June 13, 2021: The necessity of India Cooling Action Plan (ICAP) launched on March 8 2019, spearheaded by the Ministry of Environment, Forest and Climate Change (MoEF& CC) was paramount. Among all industries in the world, one of the fastest-paced flourishing industries is that of cooling.
Importance of India Cooling Action Plan
India is one of the first countries in the world to develop a comprehensive Cooling Action plan which has a long term vision to address the cooling requirement across sectors and lists out actions which can help reduce the cooling demand.
Cooling being highly in demand especially in the tropical climate of India, becomes a must have, across all sectors like residential cooking (domestic air conditioning and refrigeration), commercial cooling (air conditioning in large work place and hospitals and industrial cooling (cold-chain storage and transport of perishables and other specific commodities). The rate is projected to increase with escalating global population, trade and economy.
However, increased demand leads to the huge unchecked emissions of harmful gases into the atmosphere from these cooling devices which catalyze the issue of climate change. This picture had to be corrected ensuring a plan to encourage the use as well as create awareness of sustainable cooling.
Why India Cooling Action Plan was launched?
India has secured a place among the first countries to formulate and adapt to a comprehensive plan which finds solutions to the issues of cooling requirements and sustainable use.
When the then Union Minister for Environment, Forest and Climate Change, Dr Harsh Vardhan released the India Cooling Action Plan in New Delhi, he said the thrust of ICAP is to look for synergies in actions for securing both environmental and socio-economic benefits.
“The overarching goal of ICAP is to provide sustainable cooling and thermal comfort for all while securing environmental and socio-economic benefits for the society. This will also help in reducing both direct and indirect emissions.” said Harsh Vardhan.
The India Cooling Action seeks to (i) reduce cooling demand across sectors by 20% to 25% by 2037-38, (ii) reduce refrigerant demand by 25% to 30% by 2037-38, (iii) Reduce cooling energy requirements by 25% to 40% by 2037-38, (iv) recognize “cooling and related areas” as a thrust area of research under national S&T Programme, (v) training and certification of 100,000 servicing sector technicians by 2022-23, synergizing with Skill India Mission.
These actions will have significant climate benefits.
The agenda of the ICAP is to identify and calculate the future cooling requirement across the sectors with the aid of conducting an extensive search for the newest technologies that fulfil the requirements while being environment-friendly.
Quoting the ICAP, its cardinal function is “to provide sustainable cooling and thermal comfort for all while securing environmental and socio-economic benefits for the society.”
In the presence of domestic policies and global partnerships like the Montreal Protocol on Substances that Deplete the Ozone Layer and the Paris Agreement under the United Nations Framework Convention on Climate Change, the task of ICAP is to synchronize and redirect the operation promising progress.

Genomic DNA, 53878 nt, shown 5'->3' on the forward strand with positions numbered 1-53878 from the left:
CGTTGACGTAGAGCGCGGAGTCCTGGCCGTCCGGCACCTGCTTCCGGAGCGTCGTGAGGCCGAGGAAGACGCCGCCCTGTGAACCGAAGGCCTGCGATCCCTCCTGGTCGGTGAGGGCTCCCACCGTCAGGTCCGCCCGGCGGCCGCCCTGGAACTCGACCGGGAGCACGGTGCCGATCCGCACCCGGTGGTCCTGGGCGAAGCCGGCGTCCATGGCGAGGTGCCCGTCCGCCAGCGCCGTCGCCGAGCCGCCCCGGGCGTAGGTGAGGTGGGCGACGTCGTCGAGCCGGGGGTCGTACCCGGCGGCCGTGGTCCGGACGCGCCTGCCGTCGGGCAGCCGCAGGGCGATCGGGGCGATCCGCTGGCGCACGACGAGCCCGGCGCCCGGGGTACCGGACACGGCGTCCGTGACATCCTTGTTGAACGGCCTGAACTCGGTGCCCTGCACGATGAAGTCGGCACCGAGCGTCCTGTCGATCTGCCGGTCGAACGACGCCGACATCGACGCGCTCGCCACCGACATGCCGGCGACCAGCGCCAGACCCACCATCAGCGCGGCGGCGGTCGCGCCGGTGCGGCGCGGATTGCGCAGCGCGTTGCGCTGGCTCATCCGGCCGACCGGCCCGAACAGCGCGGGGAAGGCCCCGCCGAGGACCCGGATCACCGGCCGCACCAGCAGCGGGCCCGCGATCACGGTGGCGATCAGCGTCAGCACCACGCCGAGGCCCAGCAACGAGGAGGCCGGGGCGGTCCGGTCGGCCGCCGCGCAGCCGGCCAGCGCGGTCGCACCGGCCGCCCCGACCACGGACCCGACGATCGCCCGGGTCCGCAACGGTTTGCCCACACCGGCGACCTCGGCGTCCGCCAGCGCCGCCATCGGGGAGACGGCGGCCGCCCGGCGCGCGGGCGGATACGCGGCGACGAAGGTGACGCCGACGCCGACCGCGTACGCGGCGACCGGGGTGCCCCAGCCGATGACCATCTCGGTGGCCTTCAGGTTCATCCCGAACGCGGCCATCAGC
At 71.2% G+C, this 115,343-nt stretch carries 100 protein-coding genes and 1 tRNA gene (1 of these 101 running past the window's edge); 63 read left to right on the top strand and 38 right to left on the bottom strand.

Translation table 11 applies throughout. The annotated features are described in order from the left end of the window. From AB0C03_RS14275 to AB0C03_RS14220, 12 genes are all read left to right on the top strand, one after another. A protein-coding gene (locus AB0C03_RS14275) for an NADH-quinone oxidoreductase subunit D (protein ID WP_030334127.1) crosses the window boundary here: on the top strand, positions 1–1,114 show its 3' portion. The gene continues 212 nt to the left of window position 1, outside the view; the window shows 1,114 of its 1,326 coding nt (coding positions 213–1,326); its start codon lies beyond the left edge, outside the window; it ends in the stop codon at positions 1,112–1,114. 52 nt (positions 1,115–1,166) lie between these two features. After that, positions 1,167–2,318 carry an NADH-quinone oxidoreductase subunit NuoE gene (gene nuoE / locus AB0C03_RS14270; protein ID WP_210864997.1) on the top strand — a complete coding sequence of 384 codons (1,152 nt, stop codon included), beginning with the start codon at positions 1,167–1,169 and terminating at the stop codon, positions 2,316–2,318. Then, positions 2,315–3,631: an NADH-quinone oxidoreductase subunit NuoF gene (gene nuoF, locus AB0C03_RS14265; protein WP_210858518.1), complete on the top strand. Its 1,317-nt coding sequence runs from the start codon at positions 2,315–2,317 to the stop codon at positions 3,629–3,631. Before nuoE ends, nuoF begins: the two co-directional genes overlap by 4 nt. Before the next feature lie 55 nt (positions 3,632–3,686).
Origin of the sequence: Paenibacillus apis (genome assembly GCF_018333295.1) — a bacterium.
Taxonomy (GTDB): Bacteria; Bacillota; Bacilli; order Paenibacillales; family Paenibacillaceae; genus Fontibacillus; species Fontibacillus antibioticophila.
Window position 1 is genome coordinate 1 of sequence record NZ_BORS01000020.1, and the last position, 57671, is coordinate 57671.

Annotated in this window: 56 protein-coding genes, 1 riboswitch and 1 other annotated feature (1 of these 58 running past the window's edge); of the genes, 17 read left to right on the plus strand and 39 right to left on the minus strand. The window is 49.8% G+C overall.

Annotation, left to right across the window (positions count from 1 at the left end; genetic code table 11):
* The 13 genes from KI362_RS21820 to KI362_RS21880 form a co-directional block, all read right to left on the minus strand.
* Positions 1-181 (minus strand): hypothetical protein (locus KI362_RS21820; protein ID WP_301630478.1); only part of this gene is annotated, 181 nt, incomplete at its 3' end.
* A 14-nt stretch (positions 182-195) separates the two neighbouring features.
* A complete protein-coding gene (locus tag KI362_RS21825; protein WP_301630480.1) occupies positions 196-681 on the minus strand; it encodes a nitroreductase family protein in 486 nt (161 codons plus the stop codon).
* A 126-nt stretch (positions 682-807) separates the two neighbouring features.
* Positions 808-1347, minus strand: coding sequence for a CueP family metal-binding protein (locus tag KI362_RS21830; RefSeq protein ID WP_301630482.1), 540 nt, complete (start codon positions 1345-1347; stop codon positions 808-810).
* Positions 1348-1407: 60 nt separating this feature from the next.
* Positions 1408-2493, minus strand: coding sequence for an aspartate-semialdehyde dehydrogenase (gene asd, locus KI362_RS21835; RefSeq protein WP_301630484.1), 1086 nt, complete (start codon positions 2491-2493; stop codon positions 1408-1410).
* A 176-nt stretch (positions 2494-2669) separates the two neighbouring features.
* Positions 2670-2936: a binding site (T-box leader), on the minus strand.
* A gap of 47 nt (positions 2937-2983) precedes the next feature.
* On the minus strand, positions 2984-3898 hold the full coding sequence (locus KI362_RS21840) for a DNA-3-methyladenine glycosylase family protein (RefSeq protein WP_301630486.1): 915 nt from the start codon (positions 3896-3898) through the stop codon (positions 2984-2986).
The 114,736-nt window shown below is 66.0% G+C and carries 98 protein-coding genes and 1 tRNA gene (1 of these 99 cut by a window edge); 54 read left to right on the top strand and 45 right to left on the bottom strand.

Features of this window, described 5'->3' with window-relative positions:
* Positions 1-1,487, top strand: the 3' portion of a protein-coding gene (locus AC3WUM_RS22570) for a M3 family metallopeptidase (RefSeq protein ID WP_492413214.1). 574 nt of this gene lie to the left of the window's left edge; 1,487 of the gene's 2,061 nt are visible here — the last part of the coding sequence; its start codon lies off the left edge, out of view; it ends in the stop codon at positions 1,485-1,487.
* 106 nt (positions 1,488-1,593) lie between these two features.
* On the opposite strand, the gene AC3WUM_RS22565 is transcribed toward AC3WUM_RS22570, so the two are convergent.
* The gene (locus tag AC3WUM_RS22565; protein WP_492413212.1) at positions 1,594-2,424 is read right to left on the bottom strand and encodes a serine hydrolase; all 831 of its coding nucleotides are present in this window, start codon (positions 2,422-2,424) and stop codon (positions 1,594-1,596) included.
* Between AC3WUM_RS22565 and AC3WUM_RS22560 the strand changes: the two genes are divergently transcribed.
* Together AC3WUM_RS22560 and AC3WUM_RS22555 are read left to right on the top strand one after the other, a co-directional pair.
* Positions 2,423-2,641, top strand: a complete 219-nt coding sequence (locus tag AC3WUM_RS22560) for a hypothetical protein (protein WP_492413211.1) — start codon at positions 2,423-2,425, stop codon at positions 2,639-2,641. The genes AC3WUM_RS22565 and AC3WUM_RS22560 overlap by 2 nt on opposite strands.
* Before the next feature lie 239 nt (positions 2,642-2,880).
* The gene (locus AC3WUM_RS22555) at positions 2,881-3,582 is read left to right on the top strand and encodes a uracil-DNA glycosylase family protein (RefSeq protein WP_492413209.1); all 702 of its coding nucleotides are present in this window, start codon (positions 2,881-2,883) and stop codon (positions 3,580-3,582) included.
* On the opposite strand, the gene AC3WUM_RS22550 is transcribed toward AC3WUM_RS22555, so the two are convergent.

The ICAP identified seven thematic areas to narrow down the task of dealing with each sector’s requirement individually- space cooling in buildings, air-conditioning technology, cold-chain and refrigeration, transport air-conditioning, refrigeration and air-conditioning sector, refrigerant demand and indigenous protection and research and development.
Categorized into nine chapters where each of the thematic sectors are discussed in detail, it also makes recommendations which are three-fold; short-term which is to be seen through within 2019-24, medium-term to be implemented within 2024-29 and long-term to be carried out between 2029-38.
For space cooling in buildings its goal is to provide thermal comfort, improved health and well-being of all combined with enhanced productivity with lower electricity consumption and thus, lower the operational cost.
Quality and cheaper preservation methods to be orchestrated for the cold-chain and refrigeration, which would promise food security by eliminating any and all chances of wastage. The bigger picture views a benefit to the farmer’s income.
Reduced fuel consumption
The ICAP visions reduced fuel consumption by the transport machinery facilitating energy-efficient transport which would give rise to a bettering of the public transport network.
In matters of refrigeration and air-conditioning, certification of engineers and other people engaged in service provision, would boost employment opportunities.
The limelight stationed on local industry, would support people engaged in production and the manufacturing sector.
All of this would lead to a widening of horizons for research, making India a hub for investment, good research and development.
This in turn will make room for innovations in fashion of the cost-effective low global warming potential technologies dictated by 2016 Kigali Amendment to the Montreal Protocol.